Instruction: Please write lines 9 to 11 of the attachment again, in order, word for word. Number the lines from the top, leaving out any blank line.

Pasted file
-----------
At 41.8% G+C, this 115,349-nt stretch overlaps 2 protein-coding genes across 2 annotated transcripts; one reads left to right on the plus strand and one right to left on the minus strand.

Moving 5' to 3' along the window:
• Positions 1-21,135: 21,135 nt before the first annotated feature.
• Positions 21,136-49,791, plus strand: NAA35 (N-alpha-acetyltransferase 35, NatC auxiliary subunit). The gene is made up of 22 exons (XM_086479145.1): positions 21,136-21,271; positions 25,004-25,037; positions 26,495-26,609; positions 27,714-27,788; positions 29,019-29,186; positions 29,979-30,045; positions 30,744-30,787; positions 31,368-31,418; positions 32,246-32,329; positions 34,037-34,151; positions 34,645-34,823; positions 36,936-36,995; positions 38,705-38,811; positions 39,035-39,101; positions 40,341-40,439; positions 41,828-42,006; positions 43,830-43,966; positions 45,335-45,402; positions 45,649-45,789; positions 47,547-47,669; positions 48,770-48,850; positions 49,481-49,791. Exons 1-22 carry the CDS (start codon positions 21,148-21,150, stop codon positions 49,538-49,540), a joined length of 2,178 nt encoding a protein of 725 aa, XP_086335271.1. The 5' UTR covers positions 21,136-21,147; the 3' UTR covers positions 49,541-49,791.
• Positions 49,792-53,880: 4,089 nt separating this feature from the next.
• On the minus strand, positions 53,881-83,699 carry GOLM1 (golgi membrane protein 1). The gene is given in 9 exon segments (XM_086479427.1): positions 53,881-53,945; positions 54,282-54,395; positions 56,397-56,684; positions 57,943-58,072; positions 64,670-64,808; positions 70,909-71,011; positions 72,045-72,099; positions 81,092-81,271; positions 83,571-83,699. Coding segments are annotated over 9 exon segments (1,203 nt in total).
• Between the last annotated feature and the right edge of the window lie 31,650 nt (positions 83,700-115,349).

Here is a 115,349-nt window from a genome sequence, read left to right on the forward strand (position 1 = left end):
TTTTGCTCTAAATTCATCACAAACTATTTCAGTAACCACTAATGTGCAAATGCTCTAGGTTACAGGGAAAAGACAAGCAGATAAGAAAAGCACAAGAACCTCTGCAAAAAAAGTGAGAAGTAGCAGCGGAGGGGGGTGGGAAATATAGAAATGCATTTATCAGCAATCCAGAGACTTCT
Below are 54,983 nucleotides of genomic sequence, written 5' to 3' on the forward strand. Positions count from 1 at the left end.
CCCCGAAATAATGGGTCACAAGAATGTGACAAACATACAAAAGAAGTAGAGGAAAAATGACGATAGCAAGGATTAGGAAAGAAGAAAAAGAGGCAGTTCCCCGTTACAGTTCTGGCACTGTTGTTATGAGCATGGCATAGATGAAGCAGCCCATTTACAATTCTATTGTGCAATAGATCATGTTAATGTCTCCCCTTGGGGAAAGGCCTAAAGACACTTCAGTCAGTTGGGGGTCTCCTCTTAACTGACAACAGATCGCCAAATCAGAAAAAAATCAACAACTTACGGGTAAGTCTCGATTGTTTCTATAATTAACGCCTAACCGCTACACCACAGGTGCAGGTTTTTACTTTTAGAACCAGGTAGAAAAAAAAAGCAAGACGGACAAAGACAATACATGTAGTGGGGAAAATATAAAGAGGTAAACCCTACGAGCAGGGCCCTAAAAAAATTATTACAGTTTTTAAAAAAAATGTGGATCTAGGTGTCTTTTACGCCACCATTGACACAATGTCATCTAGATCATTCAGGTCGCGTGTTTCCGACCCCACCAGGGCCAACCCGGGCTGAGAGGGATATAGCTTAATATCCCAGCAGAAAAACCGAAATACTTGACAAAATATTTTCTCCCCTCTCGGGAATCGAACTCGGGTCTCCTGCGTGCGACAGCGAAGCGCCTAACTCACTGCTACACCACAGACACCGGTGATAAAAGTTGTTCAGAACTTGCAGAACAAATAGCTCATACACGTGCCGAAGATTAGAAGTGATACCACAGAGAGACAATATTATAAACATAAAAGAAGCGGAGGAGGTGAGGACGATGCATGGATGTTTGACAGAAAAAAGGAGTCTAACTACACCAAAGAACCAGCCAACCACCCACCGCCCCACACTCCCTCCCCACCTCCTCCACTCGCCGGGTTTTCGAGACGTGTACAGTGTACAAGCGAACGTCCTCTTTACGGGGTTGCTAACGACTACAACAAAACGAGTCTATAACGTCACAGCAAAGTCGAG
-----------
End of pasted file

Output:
TTTTGCTCTAAATTCATCACAAACTATTTCAGTAACCACTAATGTGCAAATGCTCTAGGTTACAGGGAAAAGACAAGCAGATAAGAAAAGCACAAGAACCTCTGCAAAAAAAGTGAGAAGTAGCAGCGGAGGGGGGTGGGAAATATAGAAATGCATTTATCAGCAATCCAGAGACTTCT
Below are 54,983 nucleotides of genomic sequence, written 5' to 3' on the forward strand. Positions count from 1 at the left end.
CCCCGAAATAATGGGTCACAAGAATGTGACAAACATACAAAAGAAGTAGAGGAAAAATGACGATAGCAAGGATTAGGAAAGAAGAAAAAGAGGCAGTTCCCCGTTACAGTTCTGGCACTGTTGTTATGAGCATGGCATAGATGAAGCAGCCCATTTACAATTCTATTGTGCAATAGATCATGTTAATGTCTCCCCTTGGGGAAAGGCCTAAAGACACTTCAGTCAGTTGGGGGTCTCCTCTTAACTGACAACAGATCGCCAAATCAGAAAAAAATCAACAACTTACGGGTAAGTCTCGATTGTTTCTATAATTAACGCCTAACCGCTACACCACAGGTGCAGGTTTTTACTTTTAGAACCAGGTAGAAAAAAAAAGCAAGACGGACAAAGACAATACATGTAGTGGGGAAAATATAAAGAGGTAAACCCTACGAGCAGGGCCCTAAAAAAATTATTACAGTTTTTAAAAAAAATGTGGATCTAGGTGTCTTTTACGCCACCATTGACACAATGTCATCTAGATCATTCAGGTCGCGTGTTTCCGACCCCACCAGGGCCAACCCGGGCTGAGAGGGATATAGCTTAATATCCCAGCAGAAAAACCGAAATACTTGACAAAATATTTTCTCCCCTCTCGGGAATCGAACTCGGGTCTCCTGCGTGCGACAGCGAAGCGCCTAACTCACTGCTACACCACAGACACCGGTGATAAAAGTTGTTCAGAACTTGCAGAACAAATAGCTCATACACGTGCCGAAGATTAGAAGTGATACCACAGAGAGACAATATTATAAACATAAAAGAAGCGGAGGAGGTGAGGACGATGCATGGATGTTTGACAGAAAAAAGGAGTCTAACTACACCAAAGAACCAGCCAACCACCCACCGCCCCACACTCCCTCCCCACCTCCTCCACTCGCCGGGTTTTCGAGACGTGTACAGTGTACAAGCGAACGTCCTCTTTACGGGGTTGCTAACGACTACAACAAAACGAGTCTATAACGTCACAGCAAAGTCGAG